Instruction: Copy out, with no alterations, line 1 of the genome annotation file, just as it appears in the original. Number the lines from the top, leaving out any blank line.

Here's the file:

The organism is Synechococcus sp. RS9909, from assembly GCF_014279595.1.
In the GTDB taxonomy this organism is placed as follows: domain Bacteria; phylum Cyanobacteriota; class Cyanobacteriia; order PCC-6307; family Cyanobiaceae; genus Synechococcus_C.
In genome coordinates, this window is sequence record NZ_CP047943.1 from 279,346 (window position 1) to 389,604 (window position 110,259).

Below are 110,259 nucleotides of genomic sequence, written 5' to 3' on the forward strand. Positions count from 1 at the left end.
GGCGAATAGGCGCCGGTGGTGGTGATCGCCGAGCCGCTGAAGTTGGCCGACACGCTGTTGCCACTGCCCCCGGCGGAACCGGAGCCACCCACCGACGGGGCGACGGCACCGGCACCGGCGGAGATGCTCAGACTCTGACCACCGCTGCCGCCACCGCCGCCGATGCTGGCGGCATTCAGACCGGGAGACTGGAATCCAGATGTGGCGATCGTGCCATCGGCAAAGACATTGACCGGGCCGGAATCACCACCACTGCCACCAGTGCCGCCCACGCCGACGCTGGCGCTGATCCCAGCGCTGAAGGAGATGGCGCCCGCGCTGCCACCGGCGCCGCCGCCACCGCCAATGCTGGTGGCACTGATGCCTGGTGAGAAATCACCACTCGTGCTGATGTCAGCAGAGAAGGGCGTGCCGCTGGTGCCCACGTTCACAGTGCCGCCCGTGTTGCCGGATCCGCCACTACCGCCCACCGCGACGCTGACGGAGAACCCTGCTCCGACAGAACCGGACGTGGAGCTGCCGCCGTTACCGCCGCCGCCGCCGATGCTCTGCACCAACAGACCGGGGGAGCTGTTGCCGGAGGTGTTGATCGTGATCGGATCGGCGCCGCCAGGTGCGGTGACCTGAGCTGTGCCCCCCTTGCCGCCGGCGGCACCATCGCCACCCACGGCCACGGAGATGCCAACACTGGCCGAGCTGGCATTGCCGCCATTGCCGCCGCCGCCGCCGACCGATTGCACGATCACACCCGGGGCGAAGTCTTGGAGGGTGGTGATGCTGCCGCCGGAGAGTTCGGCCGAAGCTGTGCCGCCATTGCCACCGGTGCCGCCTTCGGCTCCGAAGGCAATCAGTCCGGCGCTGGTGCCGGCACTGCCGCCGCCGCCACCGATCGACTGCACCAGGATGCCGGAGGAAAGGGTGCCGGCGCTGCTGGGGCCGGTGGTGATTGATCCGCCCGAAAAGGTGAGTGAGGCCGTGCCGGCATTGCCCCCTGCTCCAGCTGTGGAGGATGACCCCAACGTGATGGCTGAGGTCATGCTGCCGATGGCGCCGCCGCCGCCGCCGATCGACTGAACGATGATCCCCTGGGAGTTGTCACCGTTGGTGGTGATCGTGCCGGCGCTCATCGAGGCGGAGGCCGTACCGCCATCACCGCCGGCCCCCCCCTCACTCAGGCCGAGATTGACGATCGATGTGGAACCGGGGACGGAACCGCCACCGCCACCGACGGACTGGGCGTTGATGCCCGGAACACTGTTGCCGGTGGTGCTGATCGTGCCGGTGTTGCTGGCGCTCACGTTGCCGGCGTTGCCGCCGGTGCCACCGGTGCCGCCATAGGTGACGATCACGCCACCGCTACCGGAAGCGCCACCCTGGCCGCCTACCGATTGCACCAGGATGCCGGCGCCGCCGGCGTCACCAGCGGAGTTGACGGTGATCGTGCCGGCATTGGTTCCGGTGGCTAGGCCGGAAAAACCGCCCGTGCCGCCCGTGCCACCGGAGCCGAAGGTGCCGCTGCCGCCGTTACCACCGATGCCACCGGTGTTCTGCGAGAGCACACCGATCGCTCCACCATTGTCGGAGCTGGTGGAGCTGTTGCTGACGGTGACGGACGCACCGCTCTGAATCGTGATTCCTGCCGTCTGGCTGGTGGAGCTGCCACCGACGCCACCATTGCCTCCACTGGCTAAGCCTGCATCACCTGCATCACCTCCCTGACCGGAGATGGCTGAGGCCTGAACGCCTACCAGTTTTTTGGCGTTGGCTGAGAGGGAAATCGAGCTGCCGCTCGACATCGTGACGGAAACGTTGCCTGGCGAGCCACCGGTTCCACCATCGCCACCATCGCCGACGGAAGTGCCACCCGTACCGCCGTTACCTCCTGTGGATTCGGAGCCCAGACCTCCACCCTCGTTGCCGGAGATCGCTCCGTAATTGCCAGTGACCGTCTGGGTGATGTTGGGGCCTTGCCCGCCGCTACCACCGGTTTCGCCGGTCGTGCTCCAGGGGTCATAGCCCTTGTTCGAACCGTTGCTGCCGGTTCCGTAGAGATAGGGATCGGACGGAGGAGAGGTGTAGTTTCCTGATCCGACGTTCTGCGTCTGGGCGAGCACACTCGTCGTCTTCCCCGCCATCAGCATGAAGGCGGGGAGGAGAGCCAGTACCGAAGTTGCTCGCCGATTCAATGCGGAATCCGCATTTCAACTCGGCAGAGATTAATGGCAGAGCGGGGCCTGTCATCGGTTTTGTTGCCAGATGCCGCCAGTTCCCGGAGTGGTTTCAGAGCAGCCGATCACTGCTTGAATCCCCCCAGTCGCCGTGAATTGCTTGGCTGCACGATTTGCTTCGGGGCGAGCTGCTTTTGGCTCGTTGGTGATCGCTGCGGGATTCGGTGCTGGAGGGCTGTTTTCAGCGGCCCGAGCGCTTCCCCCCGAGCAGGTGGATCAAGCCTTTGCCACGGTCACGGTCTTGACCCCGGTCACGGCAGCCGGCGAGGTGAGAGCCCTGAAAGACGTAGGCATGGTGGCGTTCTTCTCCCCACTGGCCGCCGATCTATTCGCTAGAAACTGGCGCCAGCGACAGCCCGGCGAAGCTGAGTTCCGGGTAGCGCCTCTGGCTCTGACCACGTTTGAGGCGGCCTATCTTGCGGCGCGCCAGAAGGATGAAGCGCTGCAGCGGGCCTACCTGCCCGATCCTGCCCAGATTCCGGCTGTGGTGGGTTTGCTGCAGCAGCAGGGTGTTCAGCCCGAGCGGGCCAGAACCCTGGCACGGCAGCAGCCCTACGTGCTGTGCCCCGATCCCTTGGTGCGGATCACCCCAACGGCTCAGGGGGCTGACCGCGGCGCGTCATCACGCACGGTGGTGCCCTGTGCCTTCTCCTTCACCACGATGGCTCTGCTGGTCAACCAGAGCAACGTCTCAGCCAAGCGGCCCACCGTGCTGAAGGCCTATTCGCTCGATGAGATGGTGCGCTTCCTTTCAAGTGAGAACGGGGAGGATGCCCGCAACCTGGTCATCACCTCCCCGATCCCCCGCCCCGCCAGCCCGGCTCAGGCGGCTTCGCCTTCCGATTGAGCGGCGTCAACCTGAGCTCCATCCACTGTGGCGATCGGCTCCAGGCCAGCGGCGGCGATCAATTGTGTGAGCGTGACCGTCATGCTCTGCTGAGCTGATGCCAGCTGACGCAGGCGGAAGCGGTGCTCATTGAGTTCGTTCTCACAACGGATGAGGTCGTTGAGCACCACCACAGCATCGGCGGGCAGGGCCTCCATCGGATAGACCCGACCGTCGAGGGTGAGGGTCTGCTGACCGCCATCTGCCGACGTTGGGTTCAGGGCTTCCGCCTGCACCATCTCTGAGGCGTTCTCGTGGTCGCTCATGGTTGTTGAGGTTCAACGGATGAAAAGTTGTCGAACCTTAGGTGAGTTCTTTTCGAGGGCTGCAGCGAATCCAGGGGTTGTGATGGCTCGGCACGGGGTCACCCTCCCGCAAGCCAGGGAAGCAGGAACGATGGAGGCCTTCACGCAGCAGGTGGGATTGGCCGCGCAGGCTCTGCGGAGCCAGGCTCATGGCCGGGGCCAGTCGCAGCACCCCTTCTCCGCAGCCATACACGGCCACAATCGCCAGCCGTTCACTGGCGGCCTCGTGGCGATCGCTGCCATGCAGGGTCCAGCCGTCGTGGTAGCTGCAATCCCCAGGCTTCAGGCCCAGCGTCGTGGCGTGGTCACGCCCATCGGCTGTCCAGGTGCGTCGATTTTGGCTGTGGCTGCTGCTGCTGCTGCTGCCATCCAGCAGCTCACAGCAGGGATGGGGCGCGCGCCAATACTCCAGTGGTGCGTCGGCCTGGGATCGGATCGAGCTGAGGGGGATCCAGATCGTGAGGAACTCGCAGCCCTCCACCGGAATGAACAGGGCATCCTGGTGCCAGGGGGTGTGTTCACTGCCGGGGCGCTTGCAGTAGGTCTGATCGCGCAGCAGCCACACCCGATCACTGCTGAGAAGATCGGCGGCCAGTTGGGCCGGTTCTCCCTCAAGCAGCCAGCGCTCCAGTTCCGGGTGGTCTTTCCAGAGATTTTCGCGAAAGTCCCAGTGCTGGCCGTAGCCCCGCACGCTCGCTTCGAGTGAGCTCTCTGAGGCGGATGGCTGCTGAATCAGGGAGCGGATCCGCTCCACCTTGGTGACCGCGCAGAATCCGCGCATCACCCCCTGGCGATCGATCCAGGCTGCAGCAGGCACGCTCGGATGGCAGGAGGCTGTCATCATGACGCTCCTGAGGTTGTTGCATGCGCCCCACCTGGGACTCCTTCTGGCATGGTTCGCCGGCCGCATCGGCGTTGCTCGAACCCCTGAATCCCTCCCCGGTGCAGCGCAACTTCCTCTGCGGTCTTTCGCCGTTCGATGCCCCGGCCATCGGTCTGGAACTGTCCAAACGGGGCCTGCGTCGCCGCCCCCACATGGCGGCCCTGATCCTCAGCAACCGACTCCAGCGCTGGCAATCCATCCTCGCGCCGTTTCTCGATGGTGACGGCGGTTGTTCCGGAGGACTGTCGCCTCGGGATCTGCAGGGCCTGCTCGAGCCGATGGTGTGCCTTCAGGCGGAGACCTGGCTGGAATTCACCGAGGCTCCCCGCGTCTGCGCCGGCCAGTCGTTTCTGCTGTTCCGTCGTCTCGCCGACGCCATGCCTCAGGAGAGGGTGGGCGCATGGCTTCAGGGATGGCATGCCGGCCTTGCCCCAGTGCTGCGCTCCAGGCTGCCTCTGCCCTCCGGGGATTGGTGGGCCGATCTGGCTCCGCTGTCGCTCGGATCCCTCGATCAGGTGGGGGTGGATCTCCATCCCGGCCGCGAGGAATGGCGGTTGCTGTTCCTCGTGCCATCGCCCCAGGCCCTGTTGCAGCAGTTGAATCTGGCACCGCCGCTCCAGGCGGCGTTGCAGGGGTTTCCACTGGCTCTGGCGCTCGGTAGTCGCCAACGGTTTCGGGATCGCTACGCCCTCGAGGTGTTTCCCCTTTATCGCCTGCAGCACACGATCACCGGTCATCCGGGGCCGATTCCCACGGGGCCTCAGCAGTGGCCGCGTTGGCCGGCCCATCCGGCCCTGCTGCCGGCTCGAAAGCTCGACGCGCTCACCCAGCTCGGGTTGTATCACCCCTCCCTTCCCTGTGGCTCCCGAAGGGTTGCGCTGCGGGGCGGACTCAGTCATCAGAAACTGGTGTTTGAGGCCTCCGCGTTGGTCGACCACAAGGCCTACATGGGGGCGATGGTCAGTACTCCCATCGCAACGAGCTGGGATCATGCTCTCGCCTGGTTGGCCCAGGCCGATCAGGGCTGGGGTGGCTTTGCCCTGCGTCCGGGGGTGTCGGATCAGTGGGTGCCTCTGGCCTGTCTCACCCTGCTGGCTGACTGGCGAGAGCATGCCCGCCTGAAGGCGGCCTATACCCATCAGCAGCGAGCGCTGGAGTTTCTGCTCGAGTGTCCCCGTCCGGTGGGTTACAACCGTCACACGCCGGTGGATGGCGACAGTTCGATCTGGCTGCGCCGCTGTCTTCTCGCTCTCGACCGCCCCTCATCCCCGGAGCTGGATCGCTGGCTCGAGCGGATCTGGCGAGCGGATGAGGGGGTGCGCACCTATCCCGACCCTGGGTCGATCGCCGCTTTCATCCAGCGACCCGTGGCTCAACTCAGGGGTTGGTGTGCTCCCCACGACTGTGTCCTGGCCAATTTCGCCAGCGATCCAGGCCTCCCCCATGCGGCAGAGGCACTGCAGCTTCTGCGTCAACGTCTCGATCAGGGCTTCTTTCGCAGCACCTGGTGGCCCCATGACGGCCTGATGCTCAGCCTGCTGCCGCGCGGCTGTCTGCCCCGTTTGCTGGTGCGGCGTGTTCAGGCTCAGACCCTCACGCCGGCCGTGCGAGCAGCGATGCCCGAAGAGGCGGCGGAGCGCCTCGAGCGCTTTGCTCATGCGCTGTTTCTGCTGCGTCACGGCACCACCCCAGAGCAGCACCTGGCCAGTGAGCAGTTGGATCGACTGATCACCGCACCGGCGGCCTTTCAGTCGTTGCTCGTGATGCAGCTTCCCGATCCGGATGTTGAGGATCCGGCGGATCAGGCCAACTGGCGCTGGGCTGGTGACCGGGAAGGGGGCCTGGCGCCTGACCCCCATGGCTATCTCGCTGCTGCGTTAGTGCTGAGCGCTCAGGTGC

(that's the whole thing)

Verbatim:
The organism is Synechococcus sp. RS9909, from assembly GCF_014279595.1.